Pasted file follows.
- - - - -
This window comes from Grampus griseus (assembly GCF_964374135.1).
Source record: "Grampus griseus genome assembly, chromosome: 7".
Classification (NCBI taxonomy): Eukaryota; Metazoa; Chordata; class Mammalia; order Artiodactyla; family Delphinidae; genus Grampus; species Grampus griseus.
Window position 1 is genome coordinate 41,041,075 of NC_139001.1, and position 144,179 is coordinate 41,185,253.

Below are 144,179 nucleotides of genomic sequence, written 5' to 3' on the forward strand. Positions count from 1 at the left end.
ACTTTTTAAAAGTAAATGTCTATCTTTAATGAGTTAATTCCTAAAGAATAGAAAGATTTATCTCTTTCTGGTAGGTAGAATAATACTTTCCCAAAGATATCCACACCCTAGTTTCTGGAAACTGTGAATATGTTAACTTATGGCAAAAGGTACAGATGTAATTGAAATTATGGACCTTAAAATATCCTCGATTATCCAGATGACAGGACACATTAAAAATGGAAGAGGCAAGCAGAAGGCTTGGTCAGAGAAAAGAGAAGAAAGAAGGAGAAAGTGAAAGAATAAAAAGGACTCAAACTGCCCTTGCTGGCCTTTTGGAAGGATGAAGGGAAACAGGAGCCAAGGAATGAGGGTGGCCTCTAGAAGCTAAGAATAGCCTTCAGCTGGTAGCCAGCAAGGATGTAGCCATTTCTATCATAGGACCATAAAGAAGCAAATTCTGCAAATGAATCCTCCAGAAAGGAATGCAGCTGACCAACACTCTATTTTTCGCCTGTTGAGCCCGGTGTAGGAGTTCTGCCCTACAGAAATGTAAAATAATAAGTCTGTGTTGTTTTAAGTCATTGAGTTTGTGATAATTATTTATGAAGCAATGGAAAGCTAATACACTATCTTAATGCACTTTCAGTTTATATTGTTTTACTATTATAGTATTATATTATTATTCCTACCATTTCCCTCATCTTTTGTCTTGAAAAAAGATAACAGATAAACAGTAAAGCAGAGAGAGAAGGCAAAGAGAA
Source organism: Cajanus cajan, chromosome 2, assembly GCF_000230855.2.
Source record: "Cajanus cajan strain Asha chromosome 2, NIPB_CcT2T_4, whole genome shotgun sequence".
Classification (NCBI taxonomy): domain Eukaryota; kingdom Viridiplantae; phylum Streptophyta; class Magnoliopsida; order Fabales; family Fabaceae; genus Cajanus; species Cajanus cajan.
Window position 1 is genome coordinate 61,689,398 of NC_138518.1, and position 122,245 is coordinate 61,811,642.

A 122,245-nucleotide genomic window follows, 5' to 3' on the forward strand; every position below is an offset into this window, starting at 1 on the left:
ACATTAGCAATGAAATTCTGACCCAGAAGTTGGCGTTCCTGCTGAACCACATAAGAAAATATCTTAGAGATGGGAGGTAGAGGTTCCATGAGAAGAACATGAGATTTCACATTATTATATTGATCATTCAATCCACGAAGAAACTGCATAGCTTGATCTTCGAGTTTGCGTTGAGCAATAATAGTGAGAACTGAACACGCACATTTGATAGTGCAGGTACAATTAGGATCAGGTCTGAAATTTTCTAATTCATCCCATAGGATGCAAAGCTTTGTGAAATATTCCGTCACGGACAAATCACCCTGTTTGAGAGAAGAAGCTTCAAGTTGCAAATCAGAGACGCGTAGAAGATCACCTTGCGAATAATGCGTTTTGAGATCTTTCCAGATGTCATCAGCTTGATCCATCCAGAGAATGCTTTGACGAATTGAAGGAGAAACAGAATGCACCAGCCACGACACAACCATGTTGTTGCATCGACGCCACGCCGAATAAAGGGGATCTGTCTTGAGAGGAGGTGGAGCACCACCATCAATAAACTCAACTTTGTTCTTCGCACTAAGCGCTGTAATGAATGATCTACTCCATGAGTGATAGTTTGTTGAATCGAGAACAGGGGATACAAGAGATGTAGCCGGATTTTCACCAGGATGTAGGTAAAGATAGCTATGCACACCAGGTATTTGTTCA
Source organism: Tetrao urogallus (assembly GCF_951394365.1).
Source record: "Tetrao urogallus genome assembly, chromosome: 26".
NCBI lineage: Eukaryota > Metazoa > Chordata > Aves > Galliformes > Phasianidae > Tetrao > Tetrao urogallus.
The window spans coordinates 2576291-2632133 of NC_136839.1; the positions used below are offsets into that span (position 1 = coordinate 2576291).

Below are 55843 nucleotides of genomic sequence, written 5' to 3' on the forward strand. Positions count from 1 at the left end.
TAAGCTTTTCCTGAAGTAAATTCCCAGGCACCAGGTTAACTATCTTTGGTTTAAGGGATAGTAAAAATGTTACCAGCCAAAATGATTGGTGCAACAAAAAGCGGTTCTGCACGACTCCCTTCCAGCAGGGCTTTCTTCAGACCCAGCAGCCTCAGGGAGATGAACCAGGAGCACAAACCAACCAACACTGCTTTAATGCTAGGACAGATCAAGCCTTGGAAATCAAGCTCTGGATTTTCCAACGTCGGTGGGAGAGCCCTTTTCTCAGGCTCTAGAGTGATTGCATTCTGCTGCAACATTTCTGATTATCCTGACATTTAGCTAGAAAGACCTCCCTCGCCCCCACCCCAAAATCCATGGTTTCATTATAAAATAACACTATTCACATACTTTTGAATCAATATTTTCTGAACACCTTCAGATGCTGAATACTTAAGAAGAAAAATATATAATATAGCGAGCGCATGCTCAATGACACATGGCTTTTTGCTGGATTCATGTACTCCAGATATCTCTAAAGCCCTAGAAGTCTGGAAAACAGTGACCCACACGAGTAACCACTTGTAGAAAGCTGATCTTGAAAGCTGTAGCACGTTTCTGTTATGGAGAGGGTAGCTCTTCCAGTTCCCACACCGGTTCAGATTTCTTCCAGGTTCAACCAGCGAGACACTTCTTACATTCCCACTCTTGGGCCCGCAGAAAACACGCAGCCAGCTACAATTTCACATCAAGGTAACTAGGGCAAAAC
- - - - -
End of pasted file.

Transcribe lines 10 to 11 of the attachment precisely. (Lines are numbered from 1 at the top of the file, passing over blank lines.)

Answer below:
Window position 1 is genome coordinate 61,689,398 of NC_138518.1, and position 122,245 is coordinate 61,811,642.

A 122,245-nucleotide genomic window follows, 5' to 3' on the forward strand; every position below is an offset into this window, starting at 1 on the left: